BSBI's seventh New Year Plant Hunt kicked off today and the first records reached us before 1am!
As in previous years, the 'First Flower' prize is awarded to an Irish botanist but this year, it's Jessica Hamilton rather than Oisin Duffy.
She spotted the Groundsel on the right.
For her wonderful effort, Jessica receives one of our opulent, no-expense-spared New Year Plant Hunt prizes... oh I wish!
I'm afraid our prizes are simply a chance to share three botanical wishes for 2018 on these pages. Watch out for Jessica's three wishes later in the month.
She was a busy bee today though, because as well as recording the first flower, Jessica then headed off to Killarney to lead one of this morning's first group Plant Hunts!
The photo above left shows her team of 18 botanists from the BSBI Kerry group just after they had recorded a grand total of 43 species in Killarney.
Click on the Kerry marker on our interactive map here to see which species they found.
Recorders were out across Britain and Ireland today and they spotted a wide range of plants.
There were plants which always raise a smile, like the Butcher's-broom found in bloom in Cambs. by Roger Horton (below left).
There were invasives like Three-cornered Leek, seen in Folkestone by Dave Steere (above).
The good, the bad and the - no there aren't any ugly plants!
Locations ranged from the south coast to the north of Scotland.
Our most northerly recorder reported only three species, Gorse, Daisy and Cow Parsley, blooming in Caithness while Met Office climate scientist Mark McCarthy found it easy to record more than 20 species during a 20 minute walk through Exeter and at Lake Cliffs on the south coast, 72 species were recorded in bloom.
The composite image below shows some of the plants Mark found in bloom.
This is probably a good time to remind people that the aim of the New Year Plant Hunt is to build up a clear picture of which plants are flowering where across Britain and Ireland so we can see how our wild and naturalised plants are responding to changes in long-term weather patterns.
So it's about the roles played by altitude and proximity to the coast, or whether urban sites provide micro-climates which can support more species in bloom than rural sites, or how alien species fare compared to native plants, or whether we are seeing plants 'hanging on' from autumn vs plants expected to bloom in midwinter vs spring plants blooming early... it isn't about who has the longest list!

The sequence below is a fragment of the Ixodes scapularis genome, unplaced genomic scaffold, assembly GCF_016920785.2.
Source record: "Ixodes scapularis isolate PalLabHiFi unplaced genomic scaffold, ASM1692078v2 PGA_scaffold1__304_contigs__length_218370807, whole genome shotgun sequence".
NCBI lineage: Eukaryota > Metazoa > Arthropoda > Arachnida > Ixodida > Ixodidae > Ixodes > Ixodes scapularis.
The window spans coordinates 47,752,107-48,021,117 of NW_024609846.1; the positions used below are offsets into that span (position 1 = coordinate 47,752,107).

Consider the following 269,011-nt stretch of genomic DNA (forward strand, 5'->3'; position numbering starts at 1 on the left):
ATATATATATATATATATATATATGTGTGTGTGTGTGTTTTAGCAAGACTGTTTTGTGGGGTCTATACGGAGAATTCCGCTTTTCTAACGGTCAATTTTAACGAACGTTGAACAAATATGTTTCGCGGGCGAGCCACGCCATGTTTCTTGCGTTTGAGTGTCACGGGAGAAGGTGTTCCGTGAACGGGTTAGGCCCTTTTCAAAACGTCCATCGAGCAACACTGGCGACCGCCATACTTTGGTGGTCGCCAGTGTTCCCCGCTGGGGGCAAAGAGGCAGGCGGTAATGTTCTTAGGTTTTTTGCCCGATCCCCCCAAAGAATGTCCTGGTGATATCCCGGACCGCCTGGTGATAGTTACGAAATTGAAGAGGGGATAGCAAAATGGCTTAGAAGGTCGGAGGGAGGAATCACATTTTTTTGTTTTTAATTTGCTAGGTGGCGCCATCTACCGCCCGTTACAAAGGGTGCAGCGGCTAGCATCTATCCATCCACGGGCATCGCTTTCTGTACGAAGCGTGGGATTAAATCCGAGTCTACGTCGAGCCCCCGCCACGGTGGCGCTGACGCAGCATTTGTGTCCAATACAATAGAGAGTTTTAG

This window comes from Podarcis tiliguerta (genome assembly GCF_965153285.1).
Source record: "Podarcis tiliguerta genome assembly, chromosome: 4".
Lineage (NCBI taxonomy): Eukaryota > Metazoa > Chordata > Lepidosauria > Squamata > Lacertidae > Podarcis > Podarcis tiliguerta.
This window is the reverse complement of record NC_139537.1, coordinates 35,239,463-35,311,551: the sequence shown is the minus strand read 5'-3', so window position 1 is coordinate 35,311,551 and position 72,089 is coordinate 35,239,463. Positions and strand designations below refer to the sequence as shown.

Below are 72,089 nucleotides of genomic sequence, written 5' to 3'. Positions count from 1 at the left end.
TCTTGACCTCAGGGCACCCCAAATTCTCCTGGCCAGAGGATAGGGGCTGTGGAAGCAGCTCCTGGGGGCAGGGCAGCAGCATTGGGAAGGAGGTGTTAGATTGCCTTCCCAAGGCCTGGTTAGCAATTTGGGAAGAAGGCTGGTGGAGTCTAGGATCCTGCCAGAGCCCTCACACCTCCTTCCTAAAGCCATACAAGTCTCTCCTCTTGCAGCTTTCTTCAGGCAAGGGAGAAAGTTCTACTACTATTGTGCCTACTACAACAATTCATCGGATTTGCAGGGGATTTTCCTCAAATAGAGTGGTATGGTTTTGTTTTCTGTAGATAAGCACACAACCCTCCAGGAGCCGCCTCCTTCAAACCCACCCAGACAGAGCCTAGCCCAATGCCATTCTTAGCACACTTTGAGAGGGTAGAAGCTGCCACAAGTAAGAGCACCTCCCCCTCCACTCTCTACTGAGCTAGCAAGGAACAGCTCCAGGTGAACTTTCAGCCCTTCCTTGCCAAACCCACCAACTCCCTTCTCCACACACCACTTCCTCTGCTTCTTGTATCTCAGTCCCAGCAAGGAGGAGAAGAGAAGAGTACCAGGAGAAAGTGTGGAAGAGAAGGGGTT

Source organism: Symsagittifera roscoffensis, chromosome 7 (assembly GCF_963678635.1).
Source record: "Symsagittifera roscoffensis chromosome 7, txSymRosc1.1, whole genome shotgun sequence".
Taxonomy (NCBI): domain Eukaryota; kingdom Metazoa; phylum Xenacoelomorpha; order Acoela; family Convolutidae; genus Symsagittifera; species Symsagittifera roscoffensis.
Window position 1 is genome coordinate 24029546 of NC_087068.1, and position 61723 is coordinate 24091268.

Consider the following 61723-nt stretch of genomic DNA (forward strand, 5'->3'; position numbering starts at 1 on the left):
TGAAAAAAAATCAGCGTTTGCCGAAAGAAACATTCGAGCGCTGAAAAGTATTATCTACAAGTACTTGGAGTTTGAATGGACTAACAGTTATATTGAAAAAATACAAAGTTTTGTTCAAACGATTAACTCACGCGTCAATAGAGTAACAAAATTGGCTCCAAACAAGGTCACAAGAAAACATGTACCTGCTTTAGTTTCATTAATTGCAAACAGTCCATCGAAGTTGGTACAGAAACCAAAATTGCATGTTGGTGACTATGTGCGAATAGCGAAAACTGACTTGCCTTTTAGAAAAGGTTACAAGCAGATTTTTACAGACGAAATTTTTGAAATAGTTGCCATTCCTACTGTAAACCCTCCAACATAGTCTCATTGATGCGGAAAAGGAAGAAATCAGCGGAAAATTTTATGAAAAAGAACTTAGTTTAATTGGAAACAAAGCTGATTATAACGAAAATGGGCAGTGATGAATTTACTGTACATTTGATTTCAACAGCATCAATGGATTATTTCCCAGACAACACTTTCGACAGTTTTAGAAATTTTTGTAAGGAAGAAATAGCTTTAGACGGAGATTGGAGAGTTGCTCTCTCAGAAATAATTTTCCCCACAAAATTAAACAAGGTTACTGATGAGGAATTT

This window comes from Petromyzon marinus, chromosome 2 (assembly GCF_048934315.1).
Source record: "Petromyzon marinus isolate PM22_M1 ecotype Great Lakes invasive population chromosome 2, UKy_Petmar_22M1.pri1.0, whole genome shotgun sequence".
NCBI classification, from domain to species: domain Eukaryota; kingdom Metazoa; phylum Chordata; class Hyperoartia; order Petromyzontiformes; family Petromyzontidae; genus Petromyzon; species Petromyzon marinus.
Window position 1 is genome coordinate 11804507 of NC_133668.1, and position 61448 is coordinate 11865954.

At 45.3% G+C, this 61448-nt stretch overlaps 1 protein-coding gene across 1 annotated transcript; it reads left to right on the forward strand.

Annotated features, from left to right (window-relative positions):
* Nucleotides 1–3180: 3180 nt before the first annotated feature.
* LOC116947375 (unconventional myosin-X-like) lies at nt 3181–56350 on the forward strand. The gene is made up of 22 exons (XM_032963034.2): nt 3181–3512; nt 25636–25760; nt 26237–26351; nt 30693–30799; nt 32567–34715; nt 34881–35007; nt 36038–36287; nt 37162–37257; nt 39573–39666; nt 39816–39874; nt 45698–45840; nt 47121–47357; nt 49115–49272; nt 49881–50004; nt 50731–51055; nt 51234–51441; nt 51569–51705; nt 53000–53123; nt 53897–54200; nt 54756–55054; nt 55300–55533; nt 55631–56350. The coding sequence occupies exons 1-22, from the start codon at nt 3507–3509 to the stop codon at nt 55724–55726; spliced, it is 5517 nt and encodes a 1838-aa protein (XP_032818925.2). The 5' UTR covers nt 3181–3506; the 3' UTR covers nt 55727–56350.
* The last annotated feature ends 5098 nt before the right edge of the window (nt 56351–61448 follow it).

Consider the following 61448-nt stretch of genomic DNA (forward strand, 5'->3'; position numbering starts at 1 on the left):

So three cheers for John Fergusson in Ayrshire who recorded Gorse and nothing else, despite having a really good look and then having to endure his phone battery conking out while he was trying to upload his one and only record.
John reported feeling deflated but I think he should feel proud of capturing a true picture of what's in bloom (or not) in southwest Scotland in midwinter after some particularly nasty weather there in recent weeks.
Records like this - and reports from people who couldn't find anything at all in bloom - are exactly what BSBI Head of Science Kevin Walker needs for his New Year Plant Hunt analysis.
What he wouldn't want is people cherry-picking hotspots likely to support lots of plants in bloom, but I'm sure News & Views readers wouldn't do that.
Because you know that it's actually much more fun to contribute meaningful data - such as the plants spotted today for the first time in a particular location, like the inland Danish Scurvy-grass (above left) seen by Paula O'Meara in Taghmon, County Wexford - that one was new for the hectad. A recent arrival? Or just a plant that nobody had spotted before?
And then there were finds such as Sophie Leguil's quartet (on right) of plants growing on the streets of London, which may prove to support the 'more plants in cities than in the countryside' hypothesis. Or maybe not - we'll see!
Or how about the records of plants we usually see in the spring, like the Sweet Violet (on left) spotted in Suffolk by Rosemary Lincoln?
How many of those early spring flowers will we see this New Year compared to those autumn stragglers and all-year-rounders which currently fill the list of most frequently recorded plants on the 2018 results page?
Lots of questions and only your New Year Plant Hunt data can provide the answers! So here's to three more days of data collection. If you haven't been out yet and don't fancy venturing out on your own, check out the group events here or contact your County Recorder and see if they are planning anything.
And if you have any questions, or you are struggling to use the online recording form, or you want us to help you identify a mystery plant - just email us at email@example.com or tweet us @BSBIbotany using the #NewYearPlantHunt hashtag.
Here's to Day Two of the 2018 New Year Plant Hunt!